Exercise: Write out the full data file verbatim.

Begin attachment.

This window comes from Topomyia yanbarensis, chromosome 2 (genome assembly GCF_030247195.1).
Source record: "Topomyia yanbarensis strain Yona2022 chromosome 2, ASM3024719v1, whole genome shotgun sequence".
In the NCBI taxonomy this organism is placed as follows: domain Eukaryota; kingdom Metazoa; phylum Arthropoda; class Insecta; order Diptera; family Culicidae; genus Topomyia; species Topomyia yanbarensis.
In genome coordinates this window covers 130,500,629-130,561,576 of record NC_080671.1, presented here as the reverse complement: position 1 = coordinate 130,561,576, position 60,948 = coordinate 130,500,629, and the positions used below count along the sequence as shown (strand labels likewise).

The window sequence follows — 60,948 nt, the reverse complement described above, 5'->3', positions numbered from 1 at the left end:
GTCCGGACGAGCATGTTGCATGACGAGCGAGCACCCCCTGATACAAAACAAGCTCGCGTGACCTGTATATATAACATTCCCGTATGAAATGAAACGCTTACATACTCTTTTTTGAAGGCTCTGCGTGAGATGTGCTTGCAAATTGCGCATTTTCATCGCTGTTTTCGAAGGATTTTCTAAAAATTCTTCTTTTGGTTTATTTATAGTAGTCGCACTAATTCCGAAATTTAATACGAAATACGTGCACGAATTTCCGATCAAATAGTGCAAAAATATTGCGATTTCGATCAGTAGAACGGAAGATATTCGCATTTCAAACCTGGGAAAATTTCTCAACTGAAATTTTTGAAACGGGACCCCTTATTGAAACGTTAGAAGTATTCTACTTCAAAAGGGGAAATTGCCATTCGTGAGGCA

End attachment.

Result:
This window comes from Topomyia yanbarensis, chromosome 2 (genome assembly GCF_030247195.1).
Source record: "Topomyia yanbarensis strain Yona2022 chromosome 2, ASM3024719v1, whole genome shotgun sequence".
In the NCBI taxonomy this organism is placed as follows: domain Eukaryota; kingdom Metazoa; phylum Arthropoda; class Insecta; order Diptera; family Culicidae; genus Topomyia; species Topomyia yanbarensis.
In genome coordinates this window covers 130,500,629-130,561,576 of record NC_080671.1, presented here as the reverse complement: position 1 = coordinate 130,561,576, position 60,948 = coordinate 130,500,629, and the positions used below count along the sequence as shown (strand labels likewise).

The window sequence follows — 60,948 nt, the reverse complement described above, 5'->3', positions numbered from 1 at the left end:
GTCCGGACGAGCATGTTGCATGACGAGCGAGCACCCCCTGATACAAAACAAGCTCGCGTGACCTGTATATATAACATTCCCGTATGAAATGAAACGCTTACATACTCTTTTTTGAAGGCTCTGCGTGAGATGTGCTTGCAAATTGCGCATTTTCATCGCTGTTTTCGAAGGATTTTCTAAAAATTCTTCTTTTGGTTTATTTATAGTAGTCGCACTAATTCCGAAATTTAATACGAAATACGTGCACGAATTTCCGATCAAATAGTGCAAAAATATTGCGATTTCGATCAGTAGAACGGAAGATATTCGCATTTCAAACCTGGGAAAATTTCTCAACTGAAATTTTTGAAACGGGACCCCTTATTGAAACGTTAGAAGTATTCTACTTCAAAAGGGGAAATTGCCATTCGTGAGGCA